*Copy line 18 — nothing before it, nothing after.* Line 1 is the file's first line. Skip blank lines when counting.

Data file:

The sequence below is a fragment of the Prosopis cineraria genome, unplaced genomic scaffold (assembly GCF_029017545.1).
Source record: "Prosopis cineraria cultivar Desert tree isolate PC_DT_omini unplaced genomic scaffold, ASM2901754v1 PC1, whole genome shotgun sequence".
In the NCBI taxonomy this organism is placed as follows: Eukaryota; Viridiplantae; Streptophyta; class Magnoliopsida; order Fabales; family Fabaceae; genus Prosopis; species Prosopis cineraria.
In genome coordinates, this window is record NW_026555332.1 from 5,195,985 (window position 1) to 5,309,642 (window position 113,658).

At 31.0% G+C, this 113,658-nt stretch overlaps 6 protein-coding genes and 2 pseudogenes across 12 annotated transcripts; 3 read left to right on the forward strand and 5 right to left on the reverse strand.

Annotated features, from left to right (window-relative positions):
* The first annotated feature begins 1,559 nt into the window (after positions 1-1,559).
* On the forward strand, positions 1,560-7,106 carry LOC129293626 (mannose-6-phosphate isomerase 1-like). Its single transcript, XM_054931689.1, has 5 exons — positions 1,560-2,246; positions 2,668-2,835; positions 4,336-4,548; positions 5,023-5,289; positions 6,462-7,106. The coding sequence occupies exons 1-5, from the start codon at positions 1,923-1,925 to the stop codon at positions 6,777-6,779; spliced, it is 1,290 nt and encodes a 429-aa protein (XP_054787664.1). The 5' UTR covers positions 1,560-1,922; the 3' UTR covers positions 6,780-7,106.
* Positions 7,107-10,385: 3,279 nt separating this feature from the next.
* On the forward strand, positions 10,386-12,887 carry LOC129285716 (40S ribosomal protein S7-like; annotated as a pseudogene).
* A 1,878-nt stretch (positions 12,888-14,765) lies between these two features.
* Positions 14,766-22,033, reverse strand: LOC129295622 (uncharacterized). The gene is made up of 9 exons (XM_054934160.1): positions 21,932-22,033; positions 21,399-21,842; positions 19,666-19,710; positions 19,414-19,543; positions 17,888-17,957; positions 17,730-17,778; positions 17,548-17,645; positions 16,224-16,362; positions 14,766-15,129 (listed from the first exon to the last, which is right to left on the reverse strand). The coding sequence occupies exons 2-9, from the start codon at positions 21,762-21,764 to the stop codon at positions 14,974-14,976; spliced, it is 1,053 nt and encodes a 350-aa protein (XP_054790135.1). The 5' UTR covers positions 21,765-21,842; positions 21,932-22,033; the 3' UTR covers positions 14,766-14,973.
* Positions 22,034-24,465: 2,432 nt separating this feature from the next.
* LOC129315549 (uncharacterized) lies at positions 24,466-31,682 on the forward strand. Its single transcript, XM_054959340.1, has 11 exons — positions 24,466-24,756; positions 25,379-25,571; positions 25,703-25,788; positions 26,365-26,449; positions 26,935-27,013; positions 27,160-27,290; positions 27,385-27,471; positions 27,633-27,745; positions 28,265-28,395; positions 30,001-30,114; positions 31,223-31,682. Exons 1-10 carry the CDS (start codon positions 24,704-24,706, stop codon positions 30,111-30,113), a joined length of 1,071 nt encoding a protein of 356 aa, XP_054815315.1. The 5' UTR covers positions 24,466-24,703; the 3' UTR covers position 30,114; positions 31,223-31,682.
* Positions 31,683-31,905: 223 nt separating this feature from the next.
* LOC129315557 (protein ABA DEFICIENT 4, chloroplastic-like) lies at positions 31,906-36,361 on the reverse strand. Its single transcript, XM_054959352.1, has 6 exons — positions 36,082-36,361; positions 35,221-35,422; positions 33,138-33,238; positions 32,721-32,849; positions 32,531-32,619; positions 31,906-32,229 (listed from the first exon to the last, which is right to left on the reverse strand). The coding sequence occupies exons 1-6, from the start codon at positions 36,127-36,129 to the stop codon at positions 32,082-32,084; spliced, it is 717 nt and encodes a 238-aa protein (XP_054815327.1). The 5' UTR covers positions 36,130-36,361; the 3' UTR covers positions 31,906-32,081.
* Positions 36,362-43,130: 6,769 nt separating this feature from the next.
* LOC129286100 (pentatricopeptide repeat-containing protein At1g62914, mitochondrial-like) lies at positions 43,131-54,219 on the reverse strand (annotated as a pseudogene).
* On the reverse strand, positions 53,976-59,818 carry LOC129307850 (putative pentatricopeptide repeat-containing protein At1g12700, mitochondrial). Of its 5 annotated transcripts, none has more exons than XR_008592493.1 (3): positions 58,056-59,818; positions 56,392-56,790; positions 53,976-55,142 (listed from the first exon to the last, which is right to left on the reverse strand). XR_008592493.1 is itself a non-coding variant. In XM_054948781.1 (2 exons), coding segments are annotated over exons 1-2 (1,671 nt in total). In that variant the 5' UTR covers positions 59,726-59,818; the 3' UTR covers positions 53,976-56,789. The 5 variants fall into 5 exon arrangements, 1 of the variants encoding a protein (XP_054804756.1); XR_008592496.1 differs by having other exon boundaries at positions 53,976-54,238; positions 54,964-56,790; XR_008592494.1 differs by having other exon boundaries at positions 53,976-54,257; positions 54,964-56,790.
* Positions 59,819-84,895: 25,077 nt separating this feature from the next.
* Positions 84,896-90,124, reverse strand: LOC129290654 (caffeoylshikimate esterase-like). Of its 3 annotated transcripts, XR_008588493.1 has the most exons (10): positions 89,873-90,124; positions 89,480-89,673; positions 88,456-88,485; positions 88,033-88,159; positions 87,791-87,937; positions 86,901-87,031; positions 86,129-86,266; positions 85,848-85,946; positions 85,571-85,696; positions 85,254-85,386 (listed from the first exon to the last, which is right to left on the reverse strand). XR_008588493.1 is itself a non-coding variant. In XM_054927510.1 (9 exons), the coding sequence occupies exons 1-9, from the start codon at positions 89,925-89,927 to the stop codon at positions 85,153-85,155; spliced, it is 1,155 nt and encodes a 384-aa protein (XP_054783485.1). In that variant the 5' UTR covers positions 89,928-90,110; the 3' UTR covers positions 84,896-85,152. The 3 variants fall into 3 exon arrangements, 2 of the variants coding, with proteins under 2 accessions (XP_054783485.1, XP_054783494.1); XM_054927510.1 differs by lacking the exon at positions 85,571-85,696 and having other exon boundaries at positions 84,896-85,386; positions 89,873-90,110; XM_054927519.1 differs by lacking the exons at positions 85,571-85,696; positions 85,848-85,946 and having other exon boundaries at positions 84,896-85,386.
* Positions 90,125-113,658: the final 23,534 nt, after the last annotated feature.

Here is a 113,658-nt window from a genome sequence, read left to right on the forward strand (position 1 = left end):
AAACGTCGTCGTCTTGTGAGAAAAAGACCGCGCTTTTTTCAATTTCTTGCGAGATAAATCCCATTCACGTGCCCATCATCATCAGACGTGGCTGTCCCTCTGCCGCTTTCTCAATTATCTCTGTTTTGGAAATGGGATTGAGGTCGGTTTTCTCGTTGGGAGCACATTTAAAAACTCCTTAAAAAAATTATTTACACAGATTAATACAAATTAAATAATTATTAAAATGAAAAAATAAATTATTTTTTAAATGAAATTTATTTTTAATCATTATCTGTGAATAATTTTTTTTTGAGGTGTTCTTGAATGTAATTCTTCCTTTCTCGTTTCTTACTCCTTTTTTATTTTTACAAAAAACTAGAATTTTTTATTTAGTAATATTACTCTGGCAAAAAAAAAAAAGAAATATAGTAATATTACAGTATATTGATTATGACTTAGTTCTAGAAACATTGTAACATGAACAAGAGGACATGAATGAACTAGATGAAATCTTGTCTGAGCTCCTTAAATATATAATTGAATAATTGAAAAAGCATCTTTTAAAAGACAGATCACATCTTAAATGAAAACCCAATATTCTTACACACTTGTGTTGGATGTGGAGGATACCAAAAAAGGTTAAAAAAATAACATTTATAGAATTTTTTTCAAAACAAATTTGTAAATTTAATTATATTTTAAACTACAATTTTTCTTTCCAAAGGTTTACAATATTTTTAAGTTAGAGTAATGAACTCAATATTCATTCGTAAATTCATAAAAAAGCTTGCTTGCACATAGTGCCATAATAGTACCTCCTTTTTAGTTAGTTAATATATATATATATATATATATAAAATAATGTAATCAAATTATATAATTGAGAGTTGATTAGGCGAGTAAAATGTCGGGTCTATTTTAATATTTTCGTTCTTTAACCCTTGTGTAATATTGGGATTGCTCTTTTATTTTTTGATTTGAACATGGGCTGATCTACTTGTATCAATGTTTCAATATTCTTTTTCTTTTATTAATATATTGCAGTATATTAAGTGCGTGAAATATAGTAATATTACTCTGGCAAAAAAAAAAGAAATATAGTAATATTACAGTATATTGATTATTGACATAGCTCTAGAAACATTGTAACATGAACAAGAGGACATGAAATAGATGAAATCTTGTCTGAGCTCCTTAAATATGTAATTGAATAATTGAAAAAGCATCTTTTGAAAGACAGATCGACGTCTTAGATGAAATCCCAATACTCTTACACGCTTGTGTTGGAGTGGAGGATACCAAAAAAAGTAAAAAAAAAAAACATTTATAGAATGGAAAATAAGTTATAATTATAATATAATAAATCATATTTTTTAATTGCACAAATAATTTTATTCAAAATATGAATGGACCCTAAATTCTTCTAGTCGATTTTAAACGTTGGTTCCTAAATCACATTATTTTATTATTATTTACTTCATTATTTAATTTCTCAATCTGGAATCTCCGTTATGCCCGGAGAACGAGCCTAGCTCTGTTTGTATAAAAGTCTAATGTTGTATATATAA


* LOC129286100 (pentatricopeptide repeat-containing protein At1g62914, mitochondrial-like) lies at positions 43,131-54,219 on the reverse strand (annotated as a pseudogene).